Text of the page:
Distal wedge-shaped nose portions 466 of the vertebrae spreading arm 462 extend beyond the distal end of housing 461 to initially engage the tissue structure to be spread. This allows the instrument 400 to be placed within confined spaces, such as between vertebrae bodies, and gradually spread apart adjacent members.
When surgical instrument 400 is actuated through rotation of knob 432, the camming elements 452 of actuating rod 442 are driven distally, forcing the vertebrae spreading arms 462 radially outward against springs 464 as shown in FIG. 23. Rotation of knob 432 in the opposite direction pulls actuating rod 442 and its associated camming elements 452 in the opposite direction, allowing the vertebrae spreading arms 462 to return to their original retracted position under the force of coil springs 464.
In an alternate embodiment shown in FIG. 23A, which eliminates springs 464, camming elements 482 (only one is shown) of camming mechanism 450 includes a transverse guide pin 484 mounted via support 486 and extending into a elongated slot 488 formed in each of the vertebrae spreading arms. The slot 488 is dimensioned to loosely receive guide pin 486 so that during the movement of the arms to the open position, the guide pin 488 does not bear any load. However, during return of the arms to their closed position, the pin 488 rides in the bottom edge of slot 488 and partially bears the load.
FIGS. 28-32 illustrate a shielded endoscopic cutting implement 600 according to the present invention. Endoscopic cutting implement 600 is especially useful for cutting a herniated nucleus pulposus during an endoscopic discectomy procedure, although it can be used in other procedures. Endoscopic cutting implement 600 includes a handle portion 620, an elongated endoscopic portion 640, and a distal knife portion 660, shown in the deployed position in FIG. 28A.
As best seen in FIGS. 29-31, handle portion 620 comprises a stepped cylindrical actuation member 622 having an axial bore 623 with a longitudinally extending threaded fastener 632 received therein. Distal portion 621 of cylindrical actuation member 622 is received within a sleeve member 626 such that it is rotatable and axially translatable within the sleeve member. Sleeve member 626 includes a longitudinal slot 627 for engaging an actuation pin 625. The longitudinal slot 627 has transversely extending notch portions 628 and 629 respectively formed in its proximal and distal ends for engaging an actuation pin 625 in the closed and open positions of the instrument. Aperture 624, formed within narrowed distal portion 621 of actuation member 622, receives actuation pin 625.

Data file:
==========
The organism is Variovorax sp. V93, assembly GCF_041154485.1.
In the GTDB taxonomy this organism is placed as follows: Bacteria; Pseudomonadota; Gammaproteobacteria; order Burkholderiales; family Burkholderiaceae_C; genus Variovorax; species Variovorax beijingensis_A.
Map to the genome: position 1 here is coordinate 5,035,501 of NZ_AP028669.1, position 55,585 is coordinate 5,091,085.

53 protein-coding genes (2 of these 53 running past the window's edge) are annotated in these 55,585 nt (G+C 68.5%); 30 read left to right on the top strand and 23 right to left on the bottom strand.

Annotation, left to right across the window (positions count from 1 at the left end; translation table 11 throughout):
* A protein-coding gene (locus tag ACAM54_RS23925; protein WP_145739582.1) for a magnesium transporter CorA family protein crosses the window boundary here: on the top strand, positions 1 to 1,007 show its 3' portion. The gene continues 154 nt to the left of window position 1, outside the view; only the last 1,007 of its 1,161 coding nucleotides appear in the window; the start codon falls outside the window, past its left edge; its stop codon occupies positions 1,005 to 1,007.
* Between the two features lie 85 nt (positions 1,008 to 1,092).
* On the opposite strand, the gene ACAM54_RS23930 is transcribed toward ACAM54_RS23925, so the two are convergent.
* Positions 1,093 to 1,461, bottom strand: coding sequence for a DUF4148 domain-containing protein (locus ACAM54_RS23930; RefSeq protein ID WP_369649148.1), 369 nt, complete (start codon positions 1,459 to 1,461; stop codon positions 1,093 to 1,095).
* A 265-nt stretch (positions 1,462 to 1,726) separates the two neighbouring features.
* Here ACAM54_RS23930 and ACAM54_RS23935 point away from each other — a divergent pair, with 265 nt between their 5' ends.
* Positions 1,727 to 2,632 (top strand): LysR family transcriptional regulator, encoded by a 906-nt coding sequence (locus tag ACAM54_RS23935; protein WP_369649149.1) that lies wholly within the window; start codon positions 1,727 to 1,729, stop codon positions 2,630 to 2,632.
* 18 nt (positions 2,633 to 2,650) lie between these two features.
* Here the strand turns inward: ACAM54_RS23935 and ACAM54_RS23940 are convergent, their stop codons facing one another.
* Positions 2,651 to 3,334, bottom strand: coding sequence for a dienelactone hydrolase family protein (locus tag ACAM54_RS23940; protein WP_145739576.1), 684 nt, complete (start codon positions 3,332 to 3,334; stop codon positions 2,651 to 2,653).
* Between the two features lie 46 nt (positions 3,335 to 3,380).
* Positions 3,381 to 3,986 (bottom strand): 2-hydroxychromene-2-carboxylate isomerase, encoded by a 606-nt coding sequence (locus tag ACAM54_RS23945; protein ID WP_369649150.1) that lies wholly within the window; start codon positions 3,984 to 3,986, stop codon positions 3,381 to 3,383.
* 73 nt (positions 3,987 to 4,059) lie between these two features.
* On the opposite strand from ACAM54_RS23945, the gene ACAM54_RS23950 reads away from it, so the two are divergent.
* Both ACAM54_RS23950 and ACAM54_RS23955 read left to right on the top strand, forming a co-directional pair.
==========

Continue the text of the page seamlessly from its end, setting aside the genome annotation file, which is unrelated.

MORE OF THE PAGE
Endoscopic section 640 includes an endoscopic tubular member 642 secured within the distal end of sleeve 626 and extending distally therefrom. The endoscopic section 640 further includes an actuation rod 630 having a threaded axial shaft at its proximal end. Actuation rod 630 coaxially extends through the endoscopic tubular member 642 and sleeve 626 to threadably engage threaded bore 632 of actuation member 622. Actuation rod 630 is provided with transverse bore 633 adjacent its proximal end for receiving actuation pin 625.
At its distal end, actuation rod 630 terminates in knife blade housing 650. As seen best seen in FIG. 32, blade housing 650 has a cylindrical proximal portion 652 having a bore 655 for receiving the distal end of actuation rod 630. Proximal portion 652 of housing 650 further includes a circumferential groove 657 to seat gaseous seal member 653. Although illustratively depicted as an O-ring, the gaseous seal may comprise silicone grease or other known gaseous seals.
At its distal end, blade housing 650 terminates in a narrow slit 654 which forms an oblique angle with respect to the longitudinal axis of the instrument. Housing slit 654 frictionally engages a knife blade 662. Knife blade 662 has cutting edge 663 and tapers distally to form pointed tip 664. It is understood by those skilled in the art that variously configured knife blades may be received within housing member 650 depending upon the type of surgical procedure to be performed.
In use, surgical instrument 600 is provided with the knife blade 662 retracted within endoscopic tubular member 642. This position corresponds to actuation pin 625 located within proximal notch 628 of longitudinal slot 627 of sleeve member 626. To extend knife blade 660, cylindrical actuation member 622 of handle portion 620 is rotated clockwise (as viewed from the proximal to distal end) to move actuation pin 625 into the longitudinal portion of slot 627. Actuation member 622 is then advanced distally within sleeve 626 and actuation pin 625 travels distally within slot 627. As actuation member 622 moves distally, actuation rod 630 extends housing 650 and knife blade 662 beyond the endoscopic tubular member 642. When actuation pin 625 reaches the distal end of longitudinal slot 627, the knife blade 662 is fully extended. To lock the knife blade 660 in its extended position, the handle portion cylindrical member 622 is first rotated clockwise to move actuation pin 625 into distal notch 629. To retract knife blade 660, actuation member 622 is rotated in the opposite direction so that actuation pin 625 is moved into the longitudinal portion of slot 627 and then pulled proximally. Rotation of pin 625 into proximal notch 628 will lock the knife blade 660 in the retracted position.